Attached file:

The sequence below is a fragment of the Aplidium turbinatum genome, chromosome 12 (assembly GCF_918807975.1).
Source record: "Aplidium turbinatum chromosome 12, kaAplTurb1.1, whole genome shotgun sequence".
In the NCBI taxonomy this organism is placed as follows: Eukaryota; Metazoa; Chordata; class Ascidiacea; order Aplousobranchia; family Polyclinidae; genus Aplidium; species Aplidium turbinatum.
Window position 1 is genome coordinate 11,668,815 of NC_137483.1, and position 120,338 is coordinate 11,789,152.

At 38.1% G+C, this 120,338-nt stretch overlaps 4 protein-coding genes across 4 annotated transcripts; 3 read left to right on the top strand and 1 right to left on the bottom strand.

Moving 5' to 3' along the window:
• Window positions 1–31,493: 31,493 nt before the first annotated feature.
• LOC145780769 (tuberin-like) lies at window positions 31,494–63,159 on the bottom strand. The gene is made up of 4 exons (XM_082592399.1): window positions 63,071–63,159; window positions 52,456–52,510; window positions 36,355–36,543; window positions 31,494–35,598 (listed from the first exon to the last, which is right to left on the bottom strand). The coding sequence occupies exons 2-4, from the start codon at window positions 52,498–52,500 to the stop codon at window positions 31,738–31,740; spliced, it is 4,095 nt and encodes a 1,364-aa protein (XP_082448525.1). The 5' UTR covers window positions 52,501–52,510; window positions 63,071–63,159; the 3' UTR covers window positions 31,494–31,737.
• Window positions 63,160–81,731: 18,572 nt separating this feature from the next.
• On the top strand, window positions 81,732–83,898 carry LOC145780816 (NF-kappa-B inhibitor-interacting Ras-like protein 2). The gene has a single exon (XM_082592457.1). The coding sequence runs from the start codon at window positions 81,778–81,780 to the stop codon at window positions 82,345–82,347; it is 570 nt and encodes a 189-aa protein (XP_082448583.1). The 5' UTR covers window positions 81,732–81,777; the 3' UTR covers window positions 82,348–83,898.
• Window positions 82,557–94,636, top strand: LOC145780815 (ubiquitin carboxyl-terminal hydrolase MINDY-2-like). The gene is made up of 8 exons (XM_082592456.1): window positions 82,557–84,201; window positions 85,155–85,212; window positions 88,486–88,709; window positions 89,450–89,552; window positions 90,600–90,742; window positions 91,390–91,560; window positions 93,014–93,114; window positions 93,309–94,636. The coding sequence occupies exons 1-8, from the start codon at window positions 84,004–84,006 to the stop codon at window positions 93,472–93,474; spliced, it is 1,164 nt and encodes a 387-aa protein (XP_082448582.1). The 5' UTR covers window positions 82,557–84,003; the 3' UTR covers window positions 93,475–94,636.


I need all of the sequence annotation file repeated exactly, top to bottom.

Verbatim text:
The sequence below is a fragment of the Aplidium turbinatum genome, chromosome 12 (assembly GCF_918807975.1).
Source record: "Aplidium turbinatum chromosome 12, kaAplTurb1.1, whole genome shotgun sequence".
In the NCBI taxonomy this organism is placed as follows: Eukaryota; Metazoa; Chordata; class Ascidiacea; order Aplousobranchia; family Polyclinidae; genus Aplidium; species Aplidium turbinatum.
Window position 1 is genome coordinate 11,668,815 of NC_137483.1, and position 120,338 is coordinate 11,789,152.

At 38.1% G+C, this 120,338-nt stretch overlaps 4 protein-coding genes across 4 annotated transcripts; 3 read left to right on the top strand and 1 right to left on the bottom strand.

Moving 5' to 3' along the window:
• Window positions 1–31,493: 31,493 nt before the first annotated feature.
• LOC145780769 (tuberin-like) lies at window positions 31,494–63,159 on the bottom strand. The gene is made up of 4 exons (XM_082592399.1): window positions 63,071–63,159; window positions 52,456–52,510; window positions 36,355–36,543; window positions 31,494–35,598 (listed from the first exon to the last, which is right to left on the bottom strand). The coding sequence occupies exons 2-4, from the start codon at window positions 52,498–52,500 to the stop codon at window positions 31,738–31,740; spliced, it is 4,095 nt and encodes a 1,364-aa protein (XP_082448525.1). The 5' UTR covers window positions 52,501–52,510; window positions 63,071–63,159; the 3' UTR covers window positions 31,494–31,737.
• Window positions 63,160–81,731: 18,572 nt separating this feature from the next.
• On the top strand, window positions 81,732–83,898 carry LOC145780816 (NF-kappa-B inhibitor-interacting Ras-like protein 2). The gene has a single exon (XM_082592457.1). The coding sequence runs from the start codon at window positions 81,778–81,780 to the stop codon at window positions 82,345–82,347; it is 570 nt and encodes a 189-aa protein (XP_082448583.1). The 5' UTR covers window positions 81,732–81,777; the 3' UTR covers window positions 82,348–83,898.
• Window positions 82,557–94,636, top strand: LOC145780815 (ubiquitin carboxyl-terminal hydrolase MINDY-2-like). The gene is made up of 8 exons (XM_082592456.1): window positions 82,557–84,201; window positions 85,155–85,212; window positions 88,486–88,709; window positions 89,450–89,552; window positions 90,600–90,742; window positions 91,390–91,560; window positions 93,014–93,114; window positions 93,309–94,636. The coding sequence occupies exons 1-8, from the start codon at window positions 84,004–84,006 to the stop codon at window positions 93,472–93,474; spliced, it is 1,164 nt and encodes a 387-aa protein (XP_082448582.1). The 5' UTR covers window positions 82,557–84,003; the 3' UTR covers window positions 93,475–94,636.